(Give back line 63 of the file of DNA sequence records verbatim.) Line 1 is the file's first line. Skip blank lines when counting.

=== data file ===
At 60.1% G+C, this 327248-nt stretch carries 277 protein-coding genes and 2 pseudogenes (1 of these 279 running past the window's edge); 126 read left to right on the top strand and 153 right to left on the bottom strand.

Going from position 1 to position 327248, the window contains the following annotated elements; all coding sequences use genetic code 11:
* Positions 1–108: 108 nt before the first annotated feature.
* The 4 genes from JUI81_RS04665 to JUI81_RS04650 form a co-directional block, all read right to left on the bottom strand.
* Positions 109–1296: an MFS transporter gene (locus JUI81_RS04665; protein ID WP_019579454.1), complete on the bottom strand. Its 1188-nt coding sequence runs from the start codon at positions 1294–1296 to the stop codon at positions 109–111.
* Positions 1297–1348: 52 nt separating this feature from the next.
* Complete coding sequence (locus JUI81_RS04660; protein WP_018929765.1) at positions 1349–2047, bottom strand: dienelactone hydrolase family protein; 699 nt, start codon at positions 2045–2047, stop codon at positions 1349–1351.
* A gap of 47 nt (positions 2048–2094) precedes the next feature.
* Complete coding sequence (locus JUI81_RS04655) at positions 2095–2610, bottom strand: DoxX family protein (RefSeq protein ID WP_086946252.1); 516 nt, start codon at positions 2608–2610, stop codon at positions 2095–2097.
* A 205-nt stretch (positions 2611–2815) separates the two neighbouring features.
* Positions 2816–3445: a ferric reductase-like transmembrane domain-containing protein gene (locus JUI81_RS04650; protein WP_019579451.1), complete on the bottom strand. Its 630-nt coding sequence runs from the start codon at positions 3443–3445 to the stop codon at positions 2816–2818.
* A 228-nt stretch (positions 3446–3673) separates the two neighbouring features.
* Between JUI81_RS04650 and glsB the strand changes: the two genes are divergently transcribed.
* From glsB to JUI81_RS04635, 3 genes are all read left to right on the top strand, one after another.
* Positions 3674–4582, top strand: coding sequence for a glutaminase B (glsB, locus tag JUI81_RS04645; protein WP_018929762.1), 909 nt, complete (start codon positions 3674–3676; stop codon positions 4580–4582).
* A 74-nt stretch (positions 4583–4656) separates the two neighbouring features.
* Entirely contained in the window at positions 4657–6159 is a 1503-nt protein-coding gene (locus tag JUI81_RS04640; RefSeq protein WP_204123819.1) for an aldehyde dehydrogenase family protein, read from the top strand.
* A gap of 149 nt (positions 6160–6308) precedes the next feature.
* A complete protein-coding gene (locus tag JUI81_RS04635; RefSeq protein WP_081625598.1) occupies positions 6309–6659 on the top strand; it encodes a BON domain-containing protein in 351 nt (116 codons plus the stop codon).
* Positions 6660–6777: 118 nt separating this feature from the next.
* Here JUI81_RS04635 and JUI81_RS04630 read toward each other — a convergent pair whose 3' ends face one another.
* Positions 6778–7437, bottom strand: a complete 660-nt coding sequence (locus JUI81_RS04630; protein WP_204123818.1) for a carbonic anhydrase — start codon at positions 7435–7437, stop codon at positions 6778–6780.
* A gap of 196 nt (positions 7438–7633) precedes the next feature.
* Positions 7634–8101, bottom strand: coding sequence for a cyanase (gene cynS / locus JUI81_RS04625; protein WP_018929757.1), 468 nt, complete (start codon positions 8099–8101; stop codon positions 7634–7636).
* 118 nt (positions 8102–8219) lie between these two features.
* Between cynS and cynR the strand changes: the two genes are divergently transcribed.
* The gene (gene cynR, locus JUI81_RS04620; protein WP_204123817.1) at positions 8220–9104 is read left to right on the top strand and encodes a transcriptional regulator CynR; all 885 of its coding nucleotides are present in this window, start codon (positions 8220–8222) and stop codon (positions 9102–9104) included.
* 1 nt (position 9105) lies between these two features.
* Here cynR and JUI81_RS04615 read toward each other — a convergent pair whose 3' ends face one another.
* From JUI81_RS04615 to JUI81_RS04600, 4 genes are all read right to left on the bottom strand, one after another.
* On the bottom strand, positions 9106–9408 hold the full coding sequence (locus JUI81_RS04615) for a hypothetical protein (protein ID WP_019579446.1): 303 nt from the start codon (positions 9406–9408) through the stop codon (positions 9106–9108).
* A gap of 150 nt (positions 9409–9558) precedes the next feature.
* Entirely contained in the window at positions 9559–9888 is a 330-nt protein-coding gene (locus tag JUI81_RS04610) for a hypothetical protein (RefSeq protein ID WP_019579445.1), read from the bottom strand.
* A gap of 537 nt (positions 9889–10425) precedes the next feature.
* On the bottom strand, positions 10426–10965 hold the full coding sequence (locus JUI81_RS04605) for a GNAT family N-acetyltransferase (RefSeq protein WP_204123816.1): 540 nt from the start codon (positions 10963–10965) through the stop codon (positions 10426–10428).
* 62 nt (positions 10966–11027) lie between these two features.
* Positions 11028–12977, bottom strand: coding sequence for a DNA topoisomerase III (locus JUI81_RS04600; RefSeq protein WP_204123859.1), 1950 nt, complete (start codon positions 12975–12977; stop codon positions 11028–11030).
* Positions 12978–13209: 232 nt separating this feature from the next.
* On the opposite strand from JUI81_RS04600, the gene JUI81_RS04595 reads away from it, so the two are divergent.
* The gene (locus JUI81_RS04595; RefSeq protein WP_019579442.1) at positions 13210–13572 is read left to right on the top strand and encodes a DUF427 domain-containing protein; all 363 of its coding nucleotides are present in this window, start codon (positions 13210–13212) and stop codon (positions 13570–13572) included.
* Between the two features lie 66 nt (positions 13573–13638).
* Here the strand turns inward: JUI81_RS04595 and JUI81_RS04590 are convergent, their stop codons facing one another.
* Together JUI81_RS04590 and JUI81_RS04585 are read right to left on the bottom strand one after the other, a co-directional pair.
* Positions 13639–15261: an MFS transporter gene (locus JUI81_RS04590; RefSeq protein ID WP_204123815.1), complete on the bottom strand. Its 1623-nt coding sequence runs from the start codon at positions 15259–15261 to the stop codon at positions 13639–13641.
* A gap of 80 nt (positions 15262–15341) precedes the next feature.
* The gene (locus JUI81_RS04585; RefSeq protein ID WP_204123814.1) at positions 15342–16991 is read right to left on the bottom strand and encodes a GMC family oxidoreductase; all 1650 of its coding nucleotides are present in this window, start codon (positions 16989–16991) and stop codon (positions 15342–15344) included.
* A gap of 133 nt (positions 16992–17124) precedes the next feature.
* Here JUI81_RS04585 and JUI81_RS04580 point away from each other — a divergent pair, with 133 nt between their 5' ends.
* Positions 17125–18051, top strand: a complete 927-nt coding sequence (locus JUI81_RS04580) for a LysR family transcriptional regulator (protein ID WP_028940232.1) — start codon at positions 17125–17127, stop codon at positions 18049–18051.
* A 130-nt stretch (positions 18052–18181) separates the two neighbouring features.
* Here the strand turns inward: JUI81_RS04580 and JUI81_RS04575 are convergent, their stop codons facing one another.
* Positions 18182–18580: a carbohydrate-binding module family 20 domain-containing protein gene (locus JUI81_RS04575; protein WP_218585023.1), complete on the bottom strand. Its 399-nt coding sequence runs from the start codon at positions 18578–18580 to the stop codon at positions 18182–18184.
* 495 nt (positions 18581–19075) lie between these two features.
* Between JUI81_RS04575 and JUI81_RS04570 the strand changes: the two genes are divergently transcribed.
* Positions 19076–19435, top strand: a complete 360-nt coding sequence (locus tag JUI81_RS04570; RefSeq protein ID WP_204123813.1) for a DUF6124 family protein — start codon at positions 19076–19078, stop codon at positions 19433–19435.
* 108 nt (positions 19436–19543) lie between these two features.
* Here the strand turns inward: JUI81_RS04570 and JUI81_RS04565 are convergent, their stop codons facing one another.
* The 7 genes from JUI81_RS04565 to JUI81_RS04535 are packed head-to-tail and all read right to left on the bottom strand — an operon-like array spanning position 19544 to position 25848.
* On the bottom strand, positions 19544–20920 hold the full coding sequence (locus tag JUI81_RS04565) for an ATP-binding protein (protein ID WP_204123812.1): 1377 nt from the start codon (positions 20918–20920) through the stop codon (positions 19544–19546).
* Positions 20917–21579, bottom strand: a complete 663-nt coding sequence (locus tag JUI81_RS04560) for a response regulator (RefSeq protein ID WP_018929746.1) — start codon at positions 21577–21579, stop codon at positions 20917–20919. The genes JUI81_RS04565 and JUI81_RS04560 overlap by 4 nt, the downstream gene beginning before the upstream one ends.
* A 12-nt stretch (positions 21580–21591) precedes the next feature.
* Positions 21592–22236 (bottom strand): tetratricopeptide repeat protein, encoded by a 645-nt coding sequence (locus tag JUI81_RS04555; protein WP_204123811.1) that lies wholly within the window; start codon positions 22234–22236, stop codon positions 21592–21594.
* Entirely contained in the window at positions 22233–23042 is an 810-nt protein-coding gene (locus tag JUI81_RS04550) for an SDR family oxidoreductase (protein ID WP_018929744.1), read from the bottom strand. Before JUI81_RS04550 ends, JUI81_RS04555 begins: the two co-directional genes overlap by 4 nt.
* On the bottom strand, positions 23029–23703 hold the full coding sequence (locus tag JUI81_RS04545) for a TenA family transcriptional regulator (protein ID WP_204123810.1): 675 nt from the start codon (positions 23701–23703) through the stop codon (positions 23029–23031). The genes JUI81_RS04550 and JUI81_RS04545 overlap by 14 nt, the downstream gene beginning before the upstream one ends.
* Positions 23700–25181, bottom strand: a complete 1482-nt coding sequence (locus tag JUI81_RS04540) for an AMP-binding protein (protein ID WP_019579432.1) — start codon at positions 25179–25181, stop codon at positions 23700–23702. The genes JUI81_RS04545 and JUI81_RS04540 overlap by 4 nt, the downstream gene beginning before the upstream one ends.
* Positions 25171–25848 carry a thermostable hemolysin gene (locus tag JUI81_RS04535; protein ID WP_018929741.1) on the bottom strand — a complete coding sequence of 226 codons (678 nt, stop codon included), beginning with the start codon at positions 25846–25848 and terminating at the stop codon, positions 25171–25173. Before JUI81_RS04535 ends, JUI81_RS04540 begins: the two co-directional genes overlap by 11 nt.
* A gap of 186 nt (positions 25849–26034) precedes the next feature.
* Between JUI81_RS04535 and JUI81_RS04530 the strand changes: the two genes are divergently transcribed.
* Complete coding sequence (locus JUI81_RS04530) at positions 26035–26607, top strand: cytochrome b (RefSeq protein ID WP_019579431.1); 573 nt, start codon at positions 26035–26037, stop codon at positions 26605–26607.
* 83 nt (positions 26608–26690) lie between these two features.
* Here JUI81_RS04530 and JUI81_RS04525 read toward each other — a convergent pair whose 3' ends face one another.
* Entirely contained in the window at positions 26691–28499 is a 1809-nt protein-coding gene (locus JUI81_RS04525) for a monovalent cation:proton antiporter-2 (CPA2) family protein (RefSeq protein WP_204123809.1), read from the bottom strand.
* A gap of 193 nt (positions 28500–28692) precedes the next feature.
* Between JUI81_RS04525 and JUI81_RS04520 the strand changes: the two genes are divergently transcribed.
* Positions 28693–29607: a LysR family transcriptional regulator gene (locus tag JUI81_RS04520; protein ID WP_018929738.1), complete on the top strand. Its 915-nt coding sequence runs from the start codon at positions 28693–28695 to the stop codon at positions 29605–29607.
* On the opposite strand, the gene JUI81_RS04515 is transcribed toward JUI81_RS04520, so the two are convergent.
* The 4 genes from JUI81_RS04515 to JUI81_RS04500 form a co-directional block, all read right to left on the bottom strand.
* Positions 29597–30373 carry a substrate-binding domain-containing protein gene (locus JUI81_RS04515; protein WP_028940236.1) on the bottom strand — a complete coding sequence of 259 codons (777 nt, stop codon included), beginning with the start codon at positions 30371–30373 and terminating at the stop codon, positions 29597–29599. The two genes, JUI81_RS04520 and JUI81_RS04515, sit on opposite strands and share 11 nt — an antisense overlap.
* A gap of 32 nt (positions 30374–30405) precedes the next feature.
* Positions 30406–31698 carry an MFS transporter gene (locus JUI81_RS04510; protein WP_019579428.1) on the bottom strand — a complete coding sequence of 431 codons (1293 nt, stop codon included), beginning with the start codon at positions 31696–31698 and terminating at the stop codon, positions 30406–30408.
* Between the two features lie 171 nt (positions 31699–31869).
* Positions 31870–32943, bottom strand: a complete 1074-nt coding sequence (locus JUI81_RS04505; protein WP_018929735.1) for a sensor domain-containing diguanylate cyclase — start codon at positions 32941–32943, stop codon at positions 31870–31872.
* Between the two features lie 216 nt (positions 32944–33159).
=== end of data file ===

* Entirely contained in the window at positions 22233–23042 is an 810-nt protein-coding gene (locus tag JUI81_RS04550) for an SDR family oxidoreductase (protein ID WP_018929744.1), read from the bottom strand. Before JUI81_RS04550 ends, JUI81_RS04555 begins: the two co-directional genes overlap by 4 nt.